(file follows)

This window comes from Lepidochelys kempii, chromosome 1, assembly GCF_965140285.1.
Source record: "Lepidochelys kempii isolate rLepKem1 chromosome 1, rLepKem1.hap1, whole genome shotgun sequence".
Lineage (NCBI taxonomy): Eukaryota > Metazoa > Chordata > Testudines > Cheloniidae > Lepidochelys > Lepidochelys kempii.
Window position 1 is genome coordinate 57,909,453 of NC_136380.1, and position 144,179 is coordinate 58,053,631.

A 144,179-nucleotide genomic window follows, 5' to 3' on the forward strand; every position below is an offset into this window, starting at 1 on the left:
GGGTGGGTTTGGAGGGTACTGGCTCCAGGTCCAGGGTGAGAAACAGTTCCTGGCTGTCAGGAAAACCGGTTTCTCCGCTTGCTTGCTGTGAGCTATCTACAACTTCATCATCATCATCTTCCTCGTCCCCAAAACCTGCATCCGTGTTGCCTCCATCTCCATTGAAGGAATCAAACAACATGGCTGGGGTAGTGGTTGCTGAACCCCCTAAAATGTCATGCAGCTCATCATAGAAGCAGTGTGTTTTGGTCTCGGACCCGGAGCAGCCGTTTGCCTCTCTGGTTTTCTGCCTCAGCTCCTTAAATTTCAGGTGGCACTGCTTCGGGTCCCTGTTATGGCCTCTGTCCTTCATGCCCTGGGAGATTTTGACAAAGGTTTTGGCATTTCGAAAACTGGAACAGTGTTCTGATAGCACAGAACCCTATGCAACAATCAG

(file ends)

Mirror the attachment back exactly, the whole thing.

This window comes from Lepidochelys kempii, chromosome 1, assembly GCF_965140285.1.
Source record: "Lepidochelys kempii isolate rLepKem1 chromosome 1, rLepKem1.hap1, whole genome shotgun sequence".
Lineage (NCBI taxonomy): Eukaryota > Metazoa > Chordata > Testudines > Cheloniidae > Lepidochelys > Lepidochelys kempii.
Window position 1 is genome coordinate 57,909,453 of NC_136380.1, and position 144,179 is coordinate 58,053,631.

A 144,179-nucleotide genomic window follows, 5' to 3' on the forward strand; every position below is an offset into this window, starting at 1 on the left:
GGGTGGGTTTGGAGGGTACTGGCTCCAGGTCCAGGGTGAGAAACAGTTCCTGGCTGTCAGGAAAACCGGTTTCTCCGCTTGCTTGCTGTGAGCTATCTACAACTTCATCATCATCATCTTCCTCGTCCCCAAAACCTGCATCCGTGTTGCCTCCATCTCCATTGAAGGAATCAAACAACATGGCTGGGGTAGTGGTTGCTGAACCCCCTAAAATGTCATGCAGCTCATCATAGAAGCAGTGTGTTTTGGTCTCGGACCCGGAGCAGCCGTTTGCCTCTCTGGTTTTCTGCCTCAGCTCCTTAAATTTCAGGTGGCACTGCTTCGGGTCCCTGTTATGGCCTCTGTCCTTCATGCCCTGGGAGATTTTGACAAAGGTTTTGGCATTTCGAAAACTGGAACAGTGTTCTGATAGCACAGAACCCTATGCAACAATCAG